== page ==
Nobel-winning author Gordimer explored the realities of apartheid

By Helen T. Verongos / New York Times News Service

Nadine Gordimer, the South African writer whose literary ambitions led her into the heart of apartheid to create a body of fiction that brought her a Nobel Prize in 1991, died Sunday in Johannesburg. She was 90.

Her family announced her death in a statement.

Gordimer did not originally choose apartheid as her subject as a young writer, she said, but she found it impossible to dig deeply into South African life without striking repression. And once the Afrikaner nationalists came to power in 1948, the scaffolds of the apartheid system began to rise around her and could not be ignored.

“I am not a political person by nature,” Gordimer said years later. “I don’t suppose if I had lived elsewhere, my writing would have reflected politics much, if at all.”

But whether by accident of geography or literary searching, she found her themes in the injustices and cruelties of her country’s policies of racial division, and she left no quarter of South African society unexplored — from a hot, crowded cinder-block neighborhood in a black township to the white colonial world of sundowner cocktails, poolside barbecues and hunting parties.

Critics have described the whole of her work as constituting a social history as told through finely drawn portraits of the characters who peopled it.

Living through her protagonists

About her own life Gordimer told little, preferring to explore the intricacies of the mind and heart in those of her protagonists. “It is the significance of detail wherein the truth lies,” she once said.

But some critics saw in her fiction a theme of personal as well as political liberation, reflecting her struggles growing up under the possessive, controlling watch of a mother trapped in an unhappy marriage.

Gordimer was the author of more than two dozen works of fiction, including novels and collections of short stories in addition to personal and political essays and literary criticism. Her first book of stories, “Face to Face,” appeared in 1949, and her first novel, “The Lying Days,” in 1953. In 2010, she published “Telling Times: Writing and Living, 1954-2008,” a weighty volume of her collected nonfiction.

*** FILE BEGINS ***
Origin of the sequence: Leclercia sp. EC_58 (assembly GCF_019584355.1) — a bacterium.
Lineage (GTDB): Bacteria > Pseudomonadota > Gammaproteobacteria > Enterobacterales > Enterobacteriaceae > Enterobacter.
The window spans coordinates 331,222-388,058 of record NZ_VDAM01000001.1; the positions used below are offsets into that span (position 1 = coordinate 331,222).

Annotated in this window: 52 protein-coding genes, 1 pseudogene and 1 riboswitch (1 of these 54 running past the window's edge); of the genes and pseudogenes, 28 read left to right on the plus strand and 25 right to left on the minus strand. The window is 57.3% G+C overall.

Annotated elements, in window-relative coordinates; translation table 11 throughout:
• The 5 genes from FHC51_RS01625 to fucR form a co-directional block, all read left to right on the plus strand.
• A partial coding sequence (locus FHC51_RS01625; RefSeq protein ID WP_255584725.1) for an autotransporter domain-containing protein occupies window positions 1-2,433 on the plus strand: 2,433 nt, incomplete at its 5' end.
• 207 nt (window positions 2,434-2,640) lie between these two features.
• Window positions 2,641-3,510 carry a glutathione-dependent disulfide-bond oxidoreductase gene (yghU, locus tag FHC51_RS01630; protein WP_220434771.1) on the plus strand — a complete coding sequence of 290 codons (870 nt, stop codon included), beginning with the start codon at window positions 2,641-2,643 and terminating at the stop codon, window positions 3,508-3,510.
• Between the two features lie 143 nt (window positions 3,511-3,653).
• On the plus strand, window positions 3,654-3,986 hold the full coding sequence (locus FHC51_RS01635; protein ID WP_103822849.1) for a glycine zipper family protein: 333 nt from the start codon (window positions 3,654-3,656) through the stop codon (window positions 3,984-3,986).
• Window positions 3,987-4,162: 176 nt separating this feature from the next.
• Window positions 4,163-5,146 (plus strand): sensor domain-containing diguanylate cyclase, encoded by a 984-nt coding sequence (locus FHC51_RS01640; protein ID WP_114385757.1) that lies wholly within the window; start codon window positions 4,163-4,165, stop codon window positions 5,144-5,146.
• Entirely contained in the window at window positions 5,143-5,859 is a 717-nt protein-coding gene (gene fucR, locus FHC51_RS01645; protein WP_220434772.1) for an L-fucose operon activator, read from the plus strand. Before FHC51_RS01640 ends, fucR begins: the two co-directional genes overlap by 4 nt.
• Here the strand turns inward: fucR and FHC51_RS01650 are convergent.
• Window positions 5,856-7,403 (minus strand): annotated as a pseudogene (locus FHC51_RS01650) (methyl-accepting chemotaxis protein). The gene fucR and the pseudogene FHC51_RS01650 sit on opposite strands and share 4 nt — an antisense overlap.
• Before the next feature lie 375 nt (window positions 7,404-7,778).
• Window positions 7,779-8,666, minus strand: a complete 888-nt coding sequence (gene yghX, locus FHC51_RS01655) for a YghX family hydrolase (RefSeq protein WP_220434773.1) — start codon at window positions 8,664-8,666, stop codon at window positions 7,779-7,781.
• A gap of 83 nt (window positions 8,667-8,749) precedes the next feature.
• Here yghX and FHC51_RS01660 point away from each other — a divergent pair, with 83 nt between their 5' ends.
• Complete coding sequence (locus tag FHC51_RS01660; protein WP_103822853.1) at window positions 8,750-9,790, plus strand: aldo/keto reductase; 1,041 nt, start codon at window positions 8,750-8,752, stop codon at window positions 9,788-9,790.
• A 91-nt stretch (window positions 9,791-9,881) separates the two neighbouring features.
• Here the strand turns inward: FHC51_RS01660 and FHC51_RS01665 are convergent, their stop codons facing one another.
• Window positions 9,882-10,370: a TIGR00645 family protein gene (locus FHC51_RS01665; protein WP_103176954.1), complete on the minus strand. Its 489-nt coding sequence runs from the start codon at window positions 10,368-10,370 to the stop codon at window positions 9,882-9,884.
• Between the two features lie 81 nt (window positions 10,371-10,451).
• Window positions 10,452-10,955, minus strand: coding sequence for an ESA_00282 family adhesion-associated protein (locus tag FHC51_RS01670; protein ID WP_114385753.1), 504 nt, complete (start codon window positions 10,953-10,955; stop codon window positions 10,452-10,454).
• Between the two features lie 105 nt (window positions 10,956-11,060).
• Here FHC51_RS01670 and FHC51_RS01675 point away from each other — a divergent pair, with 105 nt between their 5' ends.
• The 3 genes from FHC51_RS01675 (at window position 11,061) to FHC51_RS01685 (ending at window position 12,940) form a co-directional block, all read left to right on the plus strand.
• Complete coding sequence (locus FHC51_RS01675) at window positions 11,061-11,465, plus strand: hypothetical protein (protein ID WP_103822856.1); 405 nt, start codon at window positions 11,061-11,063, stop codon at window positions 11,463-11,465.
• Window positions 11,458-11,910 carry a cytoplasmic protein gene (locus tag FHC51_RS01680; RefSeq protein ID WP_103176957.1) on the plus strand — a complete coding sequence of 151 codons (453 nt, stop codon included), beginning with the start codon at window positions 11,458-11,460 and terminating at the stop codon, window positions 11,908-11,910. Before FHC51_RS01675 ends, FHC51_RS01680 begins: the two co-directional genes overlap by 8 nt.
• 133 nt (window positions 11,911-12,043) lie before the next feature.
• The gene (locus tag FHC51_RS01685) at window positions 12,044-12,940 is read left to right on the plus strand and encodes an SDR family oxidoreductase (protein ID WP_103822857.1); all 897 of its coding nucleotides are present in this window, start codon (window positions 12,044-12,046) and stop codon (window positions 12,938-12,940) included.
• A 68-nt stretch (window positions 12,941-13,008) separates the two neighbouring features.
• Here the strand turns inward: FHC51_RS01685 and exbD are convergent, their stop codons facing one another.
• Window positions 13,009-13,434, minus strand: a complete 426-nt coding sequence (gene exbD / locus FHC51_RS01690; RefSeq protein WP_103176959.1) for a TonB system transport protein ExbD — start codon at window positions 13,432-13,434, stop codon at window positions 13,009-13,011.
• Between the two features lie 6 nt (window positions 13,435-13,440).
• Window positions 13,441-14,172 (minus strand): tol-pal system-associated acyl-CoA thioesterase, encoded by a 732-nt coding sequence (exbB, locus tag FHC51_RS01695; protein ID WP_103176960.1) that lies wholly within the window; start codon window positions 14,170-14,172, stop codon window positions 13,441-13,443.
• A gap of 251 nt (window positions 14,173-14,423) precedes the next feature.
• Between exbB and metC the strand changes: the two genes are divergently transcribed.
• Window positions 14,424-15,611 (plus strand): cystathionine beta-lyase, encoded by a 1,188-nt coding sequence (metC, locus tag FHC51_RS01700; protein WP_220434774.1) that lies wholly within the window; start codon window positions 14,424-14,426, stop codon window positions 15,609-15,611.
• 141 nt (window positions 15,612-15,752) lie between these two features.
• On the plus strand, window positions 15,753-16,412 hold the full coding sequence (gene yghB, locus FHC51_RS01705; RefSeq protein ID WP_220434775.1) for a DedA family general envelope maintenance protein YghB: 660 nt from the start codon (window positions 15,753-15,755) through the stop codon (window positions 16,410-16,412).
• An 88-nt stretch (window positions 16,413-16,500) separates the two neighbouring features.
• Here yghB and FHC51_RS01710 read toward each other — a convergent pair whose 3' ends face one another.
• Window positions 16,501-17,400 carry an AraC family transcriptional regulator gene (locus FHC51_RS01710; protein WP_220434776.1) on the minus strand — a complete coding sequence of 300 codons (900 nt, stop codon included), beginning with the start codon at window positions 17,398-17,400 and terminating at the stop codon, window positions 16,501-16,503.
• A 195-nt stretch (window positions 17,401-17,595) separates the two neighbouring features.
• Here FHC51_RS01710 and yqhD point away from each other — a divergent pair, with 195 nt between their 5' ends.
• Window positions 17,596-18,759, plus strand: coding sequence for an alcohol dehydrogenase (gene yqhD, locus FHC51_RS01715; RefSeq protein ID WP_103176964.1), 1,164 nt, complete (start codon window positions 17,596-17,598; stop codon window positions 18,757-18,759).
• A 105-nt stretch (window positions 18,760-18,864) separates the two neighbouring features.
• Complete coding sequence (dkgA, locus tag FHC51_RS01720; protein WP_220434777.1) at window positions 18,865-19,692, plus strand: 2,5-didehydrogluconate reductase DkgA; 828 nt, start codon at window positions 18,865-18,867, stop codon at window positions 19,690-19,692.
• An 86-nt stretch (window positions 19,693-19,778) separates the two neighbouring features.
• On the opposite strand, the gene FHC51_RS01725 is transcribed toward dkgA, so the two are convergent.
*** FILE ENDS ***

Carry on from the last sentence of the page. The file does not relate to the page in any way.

Giving voice to those of different perspectives

Gordimer was never detained or persecuted for her work, though there were always risks to writing openly about the ruling repressive regime. One reason may have been her ability to give voice to perspectives far from her own, like those of colonial nationalists who had created and thrived on the system of institutionalized oppression that was named the “grand apartheid” (from the Afrikaans word for “apartness”) when it became law.

Her ability to slip inside a life completely different from her own took her beyond the borders of white and black to explore other cultures under the boot of apartheid. In the 1983 short story “A Chip of Glass Ruby,” she entered an Indian Muslim household, and in the novel “My Son’s Story” (1990), she wrote of a mixed-race character.

She won the Booker Prize in 1974 for “The Conservationist,” which had a white male protagonist. Long before the struggle against apartheid was won, some of her books looked ahead to its overthrow and a painful national rebirth. In “July’s People” (1981), a violent war for equality has come to the white suburbs, driving out the ruling minority. In a reversal of roles, July, a black servant, brings his employers, a white family, to the black township of Soweto, where he can protect them. In “A Sport of Nature” (1987), the white wife of an assassinated black leader becomes, with a new husband, the triumphant first lady of a country rising from the rubble of the old order.

Perhaps surprisingly, Gordimer’s books were not the product of someone who had grown up in a household where the politics of race were discussed. Rather, Gordimer said, in her world, the minority whites lived among blacks “as people live in a forest among trees.”

It was not her country’s problems that set her to writing, she said. “On the contrary,” she wrote in an essay, “it was learning to write that sent me falling, falling through the surface of the South African way of life.”

Nadine Gordimer was born to Jewish immigrant parents on Nov. 20, 1923, in Springs, a mining town in the Transvaal, the vast, largely rural area in the northeast settled by Afrikaner farmers. Her father, Isidore Gordimer, a watchmaker who had been driven by poverty to emigrate from Lithuania, eventually established his own jewelry store. Her mother, the former Nan Myers, had come with her family from Britain and never stopped thinking of it as home.